I wore my dad's blue singlet. I was excited to wear anything of his, but something running-related was the icing on the cake. He treasured all of his race shirts. He wore them again and again until they had holes in them, and then kept wearing them, telling us they were perfect because they were "air conditioned" with holes. The rule in our house: you run it, you can wear it. If you didn't run the race, you just looked at the shirt feeling a little green. Even though his singlet was giant-sized and I was just little girl-sized, it fit perfectly. It fell to my knees. Like I said, it fit perfectly. My dad had to pull the two thin straps back between my little shoulder blades with some string or grocery ties or who-knows-what. I didn't care. I was wearing a singlet. A racing singlet. His racing singlet! For my very first race.
At the starting line, I looked up to most of the entrants. They were bigger and taller than me. None of my second grade pals stood around me in the small crowd. My big sister did, but she was grumpy and sigh-filled and unexcited about being there. She did not like to run. I'm not even sure why she came. She was not like me. I was excited. I was ready, ready, ready for the gun to go off. Dad smiled down at us: "You can do this! We'll just take our time and walk when we need to walk. It'll be fun."
And so, when the gun went off, two little girls and one big Dad trotted off through the streets of West Point, New York. She and I stood out because we were not tall, skinny, pimply, buzz-cut cadets. And we weren't chubby, middle-aged, also buzz cut professors. And we weren't one of the few frizzy-haired moms jogging along. Just one dad and his two girls, taking our time along the pretty 6.2 mile course. I kept my eye out for any other kids, so I could high-five them while also secretly sizing them up: could I outrun you? The 1984 Olympics were coming to an end, and I was caught up in the excitement that trickled down from my dad's interest in and enthusiasm for what was going on in Los Angelos.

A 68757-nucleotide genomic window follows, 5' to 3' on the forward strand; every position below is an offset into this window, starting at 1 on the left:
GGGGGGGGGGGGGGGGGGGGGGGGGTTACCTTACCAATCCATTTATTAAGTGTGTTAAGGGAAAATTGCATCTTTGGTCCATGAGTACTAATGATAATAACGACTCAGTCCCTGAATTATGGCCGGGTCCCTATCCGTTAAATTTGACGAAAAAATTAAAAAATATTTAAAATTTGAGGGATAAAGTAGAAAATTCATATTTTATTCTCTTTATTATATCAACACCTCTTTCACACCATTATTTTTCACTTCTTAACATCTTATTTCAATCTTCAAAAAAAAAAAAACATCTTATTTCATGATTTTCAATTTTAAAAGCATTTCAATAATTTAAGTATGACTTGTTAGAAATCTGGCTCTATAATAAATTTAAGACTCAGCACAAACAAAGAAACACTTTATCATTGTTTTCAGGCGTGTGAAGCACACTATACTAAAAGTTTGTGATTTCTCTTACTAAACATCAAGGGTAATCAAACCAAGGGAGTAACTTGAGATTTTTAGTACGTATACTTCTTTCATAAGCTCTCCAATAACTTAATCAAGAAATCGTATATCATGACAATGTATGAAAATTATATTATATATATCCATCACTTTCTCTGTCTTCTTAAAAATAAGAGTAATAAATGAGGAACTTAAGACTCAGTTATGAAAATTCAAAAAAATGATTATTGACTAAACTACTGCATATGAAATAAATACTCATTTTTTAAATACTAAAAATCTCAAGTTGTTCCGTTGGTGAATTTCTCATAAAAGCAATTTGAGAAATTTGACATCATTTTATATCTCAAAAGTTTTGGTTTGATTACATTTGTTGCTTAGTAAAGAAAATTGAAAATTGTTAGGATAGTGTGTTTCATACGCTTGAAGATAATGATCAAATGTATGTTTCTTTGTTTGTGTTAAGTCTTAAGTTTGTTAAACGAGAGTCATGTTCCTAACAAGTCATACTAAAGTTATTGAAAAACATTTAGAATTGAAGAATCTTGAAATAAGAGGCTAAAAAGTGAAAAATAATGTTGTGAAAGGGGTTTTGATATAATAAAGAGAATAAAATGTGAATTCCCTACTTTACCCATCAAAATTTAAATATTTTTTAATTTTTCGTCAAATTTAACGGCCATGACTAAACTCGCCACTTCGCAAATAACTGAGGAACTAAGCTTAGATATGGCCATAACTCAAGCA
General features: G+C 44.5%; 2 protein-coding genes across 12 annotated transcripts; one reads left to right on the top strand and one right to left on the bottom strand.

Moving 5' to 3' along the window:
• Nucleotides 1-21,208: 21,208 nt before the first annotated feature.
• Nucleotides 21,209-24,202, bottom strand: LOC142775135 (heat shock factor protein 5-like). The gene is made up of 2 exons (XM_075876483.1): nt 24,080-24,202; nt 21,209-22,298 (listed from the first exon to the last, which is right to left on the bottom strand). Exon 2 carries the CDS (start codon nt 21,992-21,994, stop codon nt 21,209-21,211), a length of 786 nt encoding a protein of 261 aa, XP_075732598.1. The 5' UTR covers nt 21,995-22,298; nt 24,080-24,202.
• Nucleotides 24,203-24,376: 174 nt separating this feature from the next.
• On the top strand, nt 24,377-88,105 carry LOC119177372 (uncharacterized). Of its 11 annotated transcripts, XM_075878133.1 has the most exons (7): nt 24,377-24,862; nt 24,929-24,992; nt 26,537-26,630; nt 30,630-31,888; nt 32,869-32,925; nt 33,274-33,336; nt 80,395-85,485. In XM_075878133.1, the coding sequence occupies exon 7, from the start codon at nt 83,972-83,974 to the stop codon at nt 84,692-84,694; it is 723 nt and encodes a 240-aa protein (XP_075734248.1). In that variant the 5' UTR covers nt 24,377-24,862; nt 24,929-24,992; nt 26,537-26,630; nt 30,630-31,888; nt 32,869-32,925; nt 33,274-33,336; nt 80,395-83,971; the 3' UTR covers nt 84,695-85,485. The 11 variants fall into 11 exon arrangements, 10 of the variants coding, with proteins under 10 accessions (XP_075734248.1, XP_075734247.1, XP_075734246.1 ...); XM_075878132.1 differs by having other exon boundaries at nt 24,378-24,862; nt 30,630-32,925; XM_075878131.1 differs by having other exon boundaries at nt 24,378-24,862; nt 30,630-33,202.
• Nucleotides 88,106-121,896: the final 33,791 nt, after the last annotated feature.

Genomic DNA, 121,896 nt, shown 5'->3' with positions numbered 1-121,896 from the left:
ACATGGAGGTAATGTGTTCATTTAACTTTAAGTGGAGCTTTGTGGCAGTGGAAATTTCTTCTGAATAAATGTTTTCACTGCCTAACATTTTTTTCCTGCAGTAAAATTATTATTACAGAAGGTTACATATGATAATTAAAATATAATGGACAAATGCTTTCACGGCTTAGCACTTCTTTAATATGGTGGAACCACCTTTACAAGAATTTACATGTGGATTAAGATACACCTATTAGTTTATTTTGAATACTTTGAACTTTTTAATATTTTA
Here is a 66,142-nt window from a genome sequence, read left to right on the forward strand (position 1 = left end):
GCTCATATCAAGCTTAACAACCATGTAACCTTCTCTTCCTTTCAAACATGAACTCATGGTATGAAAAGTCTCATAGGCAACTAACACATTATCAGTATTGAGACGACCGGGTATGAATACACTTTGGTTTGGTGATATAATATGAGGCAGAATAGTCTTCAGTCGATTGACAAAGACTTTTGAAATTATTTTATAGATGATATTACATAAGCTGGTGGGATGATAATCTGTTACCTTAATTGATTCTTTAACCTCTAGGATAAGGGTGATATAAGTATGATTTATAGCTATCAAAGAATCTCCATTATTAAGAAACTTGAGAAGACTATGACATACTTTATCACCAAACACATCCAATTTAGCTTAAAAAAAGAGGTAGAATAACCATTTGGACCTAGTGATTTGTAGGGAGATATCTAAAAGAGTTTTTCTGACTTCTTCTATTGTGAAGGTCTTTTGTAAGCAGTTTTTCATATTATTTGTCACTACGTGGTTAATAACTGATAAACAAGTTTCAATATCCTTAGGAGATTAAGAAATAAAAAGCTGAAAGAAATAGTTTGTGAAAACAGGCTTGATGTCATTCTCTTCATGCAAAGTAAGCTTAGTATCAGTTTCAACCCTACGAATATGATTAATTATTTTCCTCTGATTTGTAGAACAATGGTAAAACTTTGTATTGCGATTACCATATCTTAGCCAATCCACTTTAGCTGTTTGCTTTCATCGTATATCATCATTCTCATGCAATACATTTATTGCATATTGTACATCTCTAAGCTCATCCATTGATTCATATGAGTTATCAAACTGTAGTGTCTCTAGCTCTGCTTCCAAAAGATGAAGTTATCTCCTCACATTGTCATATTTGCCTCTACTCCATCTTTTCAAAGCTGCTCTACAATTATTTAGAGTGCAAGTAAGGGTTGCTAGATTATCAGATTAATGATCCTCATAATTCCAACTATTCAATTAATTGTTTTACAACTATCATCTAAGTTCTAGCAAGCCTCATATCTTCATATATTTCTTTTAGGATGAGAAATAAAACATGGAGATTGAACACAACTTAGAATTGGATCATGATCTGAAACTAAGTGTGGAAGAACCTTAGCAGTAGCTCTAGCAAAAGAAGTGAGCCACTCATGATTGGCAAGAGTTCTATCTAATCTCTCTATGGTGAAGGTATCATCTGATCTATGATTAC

It was impossible not to think of Joan Benoit (now Benoit-Samuelson), the American winner of the very first women's marathon. I heard about that win, and also listened to my dad recount how an exhausted female runner from Switzerland--I later learned her name was Gaby Anderson-Schiess--staggered through the last lap, determined to make it to that very first finish line on her own. How gutsy! How inspiring! And my hero, my idol, the woman whose picture was up in my bedroom: Mary Decker Slaney.
She was so famous then, with her big smile and perfectly feathered hair. She had won a million titles, it seemed to me, but never an Olympic gold. Everyone was watching how she did and what she did in the 1500 meters. And there, at the height of her career, she had fallen short of her goal. Literally. My dad and I watched as, in the final lap of a long race, she tripped and fell dramatically. Everyone was sure Zola Budd, the tiny girl from South Africa, had tripped her. But no one really knew, despite the news replaying it again and again. Poor Mary Decker-Slaney sat there and cried. It broke my heart, and I felt like I could do a little in this race to make something right from her wrong.
These were the images in my mind as I ran the miles with my dad and sister. My dad slowed his lope so we girls could keep up, but he didn't remind us of his sacrifice of a slower pace. He was happy just to run with his two girls. Or one girl--because, by some fun coincidence, the race course took us right past our own house on Winnans Road. Mom was out there, sitting on the front porch, hugging her knees, yelling out to all the runners. But when her family turned the corner, she jumped up and clapped enthusiastically, clearly impressed with her daughters' Olympic-like determination to finish the race. But make that daughter's Olympic-like determination, because at that point, she decided that sitting and cheering was a better idea than actually finishing the race.
Now, it was just me and Dad, running along together. We ran silently sometimes, just passing the time by listening to our own cheap, brand-free sneakers strike the pavement again and again. And we chatted sometimes, with Dad peppering me with questions about school and my friends and the dog we were soon going to get. He told me funny stories of his races which seemed impossibly and impressively long. One was 50 miles! I listened to every word.
And then, suddenly and surprisingly, we were close to the finish line. The miles were full of so many stories and thoughts and ideas and images that the race didn't last as long as I thought it would. This was my favorite part of running: the finish line. I knew I wasn't the fastest, but I usually had the most guts (as Dad liked to say). I could and did push through my tiredness and sore muscles and finish really well. And there was Mary Decker-Slaney to consider. I had her in my mind as I gathered the energy I still had left and gave it my all as if I was finishing an Olympic race, not just a fun run with my dad.
With my dad's big singlet blowing in the wind I created for myself, I went all out. My legs charged and my arms pumped. My too-long pigtails trailed after me. And I finished strong. I earned a medal and bright gold T-shirt that was, just like the singlet, way too big. The race directors hadn't planned on kids running the race, so they only had adult sizes. But that was all right with me. It was my very first race shirt, a prize possession because I had earned it.
And I earned Dad's remark: "I'm proud of you, great Kate. Good job!"
My race shirt fell long, my medal shone brightly, and my smile reached from ear to ear.